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Calm returning to capital of DR Congo, says UN mission

Calm returning to capital of DR Congo, says UN mission

The situation is relatively calm again inside Kinshasa, the capital of the Democratic Republic of the Congo (DRC), after two days of deadly clashes between Government forces and the security detail of former Vice-President Jean-Pierre Bemba, the United Nations mission to the country has reported.

Mr. Bemba, a member of the DRC Senate, has sought refuge in the South African Embassy, the UN Organization Mission in the DRC (MONUC) reported on Saturday, while 96 members of his security detail have surrendered to UN peacekeepers at a centre in the capital.

A military spokesperson for MONUC said the centre, which is being secured by UN peacekeepers from Senegal – would remain open to allow Mr. Bemba’s guards to present themselves and to provide a place for medical care to the wounded.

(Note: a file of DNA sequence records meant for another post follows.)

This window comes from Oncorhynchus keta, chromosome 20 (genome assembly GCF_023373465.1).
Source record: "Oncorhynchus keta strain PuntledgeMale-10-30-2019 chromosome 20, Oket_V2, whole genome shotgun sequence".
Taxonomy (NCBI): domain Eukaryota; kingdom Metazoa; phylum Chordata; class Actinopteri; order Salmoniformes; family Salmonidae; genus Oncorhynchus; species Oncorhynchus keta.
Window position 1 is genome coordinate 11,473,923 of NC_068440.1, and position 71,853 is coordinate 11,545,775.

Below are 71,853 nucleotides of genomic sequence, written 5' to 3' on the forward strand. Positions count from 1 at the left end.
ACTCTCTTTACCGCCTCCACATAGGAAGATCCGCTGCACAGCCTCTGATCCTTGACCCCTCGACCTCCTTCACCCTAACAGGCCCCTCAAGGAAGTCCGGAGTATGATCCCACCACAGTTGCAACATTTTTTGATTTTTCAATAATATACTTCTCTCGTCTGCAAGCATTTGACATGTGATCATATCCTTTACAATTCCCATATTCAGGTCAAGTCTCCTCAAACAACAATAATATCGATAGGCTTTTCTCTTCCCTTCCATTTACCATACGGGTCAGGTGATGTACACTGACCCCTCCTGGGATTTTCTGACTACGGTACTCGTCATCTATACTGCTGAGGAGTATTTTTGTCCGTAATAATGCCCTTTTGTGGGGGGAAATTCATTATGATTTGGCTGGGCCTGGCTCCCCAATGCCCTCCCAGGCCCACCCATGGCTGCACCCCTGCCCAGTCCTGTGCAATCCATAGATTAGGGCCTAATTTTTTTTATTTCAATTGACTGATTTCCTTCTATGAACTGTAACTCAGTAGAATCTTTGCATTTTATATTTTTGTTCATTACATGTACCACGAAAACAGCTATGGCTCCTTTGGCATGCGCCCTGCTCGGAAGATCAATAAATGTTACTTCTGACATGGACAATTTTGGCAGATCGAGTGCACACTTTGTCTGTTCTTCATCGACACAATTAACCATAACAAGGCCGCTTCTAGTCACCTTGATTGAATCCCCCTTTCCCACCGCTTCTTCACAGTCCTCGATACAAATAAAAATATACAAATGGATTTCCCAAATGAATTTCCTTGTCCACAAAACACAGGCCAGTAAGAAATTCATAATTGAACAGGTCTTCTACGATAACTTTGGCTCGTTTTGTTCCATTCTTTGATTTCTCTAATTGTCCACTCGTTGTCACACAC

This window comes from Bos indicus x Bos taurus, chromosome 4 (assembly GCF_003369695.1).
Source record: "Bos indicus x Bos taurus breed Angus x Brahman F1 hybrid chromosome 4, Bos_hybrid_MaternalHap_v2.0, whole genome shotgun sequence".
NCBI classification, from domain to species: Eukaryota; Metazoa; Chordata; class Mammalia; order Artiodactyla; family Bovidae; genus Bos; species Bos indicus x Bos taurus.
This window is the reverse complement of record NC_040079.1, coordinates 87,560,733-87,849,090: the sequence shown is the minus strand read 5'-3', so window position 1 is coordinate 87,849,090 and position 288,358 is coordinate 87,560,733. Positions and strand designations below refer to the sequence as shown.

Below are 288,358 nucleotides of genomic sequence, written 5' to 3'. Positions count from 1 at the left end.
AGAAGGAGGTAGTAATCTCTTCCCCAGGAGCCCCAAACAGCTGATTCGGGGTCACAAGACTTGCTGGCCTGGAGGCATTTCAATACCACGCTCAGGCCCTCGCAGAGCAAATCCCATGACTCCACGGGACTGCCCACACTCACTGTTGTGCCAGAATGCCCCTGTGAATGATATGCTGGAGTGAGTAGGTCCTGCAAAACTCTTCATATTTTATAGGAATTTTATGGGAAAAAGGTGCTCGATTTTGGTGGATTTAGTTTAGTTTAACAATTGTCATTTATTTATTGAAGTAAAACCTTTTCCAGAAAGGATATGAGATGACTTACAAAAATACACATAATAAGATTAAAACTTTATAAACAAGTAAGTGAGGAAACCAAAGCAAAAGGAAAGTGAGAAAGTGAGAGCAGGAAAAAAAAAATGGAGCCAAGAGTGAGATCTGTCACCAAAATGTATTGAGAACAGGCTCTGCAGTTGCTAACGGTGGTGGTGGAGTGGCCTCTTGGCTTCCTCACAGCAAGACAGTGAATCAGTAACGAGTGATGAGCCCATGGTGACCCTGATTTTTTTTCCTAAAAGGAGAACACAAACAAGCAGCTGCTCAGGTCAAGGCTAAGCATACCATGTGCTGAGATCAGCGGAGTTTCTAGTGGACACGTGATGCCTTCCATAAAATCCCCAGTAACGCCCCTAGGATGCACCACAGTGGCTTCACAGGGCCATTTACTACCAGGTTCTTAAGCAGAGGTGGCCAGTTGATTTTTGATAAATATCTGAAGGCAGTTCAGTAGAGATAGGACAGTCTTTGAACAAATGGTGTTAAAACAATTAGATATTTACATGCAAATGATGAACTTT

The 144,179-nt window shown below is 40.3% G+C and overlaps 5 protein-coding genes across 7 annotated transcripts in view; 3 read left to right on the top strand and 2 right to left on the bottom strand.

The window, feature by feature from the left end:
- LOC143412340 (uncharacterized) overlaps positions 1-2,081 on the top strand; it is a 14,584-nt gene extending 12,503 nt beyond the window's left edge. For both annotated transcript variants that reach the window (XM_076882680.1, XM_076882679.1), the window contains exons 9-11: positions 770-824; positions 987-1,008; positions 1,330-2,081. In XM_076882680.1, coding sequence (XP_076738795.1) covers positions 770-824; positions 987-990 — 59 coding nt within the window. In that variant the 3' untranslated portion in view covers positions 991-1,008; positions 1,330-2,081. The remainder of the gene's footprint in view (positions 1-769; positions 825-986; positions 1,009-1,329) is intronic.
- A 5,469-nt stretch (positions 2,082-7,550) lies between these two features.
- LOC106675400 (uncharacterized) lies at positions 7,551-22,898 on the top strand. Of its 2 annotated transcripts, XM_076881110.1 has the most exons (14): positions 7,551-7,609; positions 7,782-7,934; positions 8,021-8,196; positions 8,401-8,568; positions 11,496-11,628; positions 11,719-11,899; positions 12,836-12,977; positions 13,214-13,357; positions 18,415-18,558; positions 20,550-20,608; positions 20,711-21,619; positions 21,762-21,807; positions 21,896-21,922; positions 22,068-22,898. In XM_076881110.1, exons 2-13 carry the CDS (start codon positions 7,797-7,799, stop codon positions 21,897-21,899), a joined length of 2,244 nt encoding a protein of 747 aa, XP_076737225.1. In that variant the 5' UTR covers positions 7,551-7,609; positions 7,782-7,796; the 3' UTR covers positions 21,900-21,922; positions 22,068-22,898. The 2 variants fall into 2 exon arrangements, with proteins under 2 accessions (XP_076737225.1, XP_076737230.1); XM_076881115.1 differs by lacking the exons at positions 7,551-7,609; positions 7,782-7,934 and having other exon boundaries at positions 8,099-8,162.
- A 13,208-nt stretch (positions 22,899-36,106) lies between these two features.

At least 60 people were killed in the gun battles in central Kinshasa on Thursday and Friday, MONUC said, with civilians among the casualties. Many of the dead or wounded were members of the Congolese military, national police or Mr. Bemba’s security detail.

UN spokesperson Marie Okabe told reporters today that the improving situation follows a telephone call late on Saturday by Secretary-General Ban Ki-moon to DRC President Joseph Kabila in which Mr. Ban voiced concern over the violence and urged Mr. Kabila to ensure an immediate ceasefire and a return to dialogue.

MONUC said a sense of normality is gradually returning to Kinshasa, with traffic starting to circulate freely. But most shops in the city’s Gombe district, which experienced heavy looting during the two days of clashes, remained shut. The mission is making frequent military patrols of Gombe and other districts.

Last week’s gun battles come less than six months after Mr. Bemba lost the run-off round of landmark presidential elections to Mr. Kabila, the first such polls in more than four decades in the vast African nation.

The DRC is rebuilding following the end of a six-year civil war, widely considered the most lethal conflict in the world since World War II, which cost 4 million lives in fighting, hunger and disease.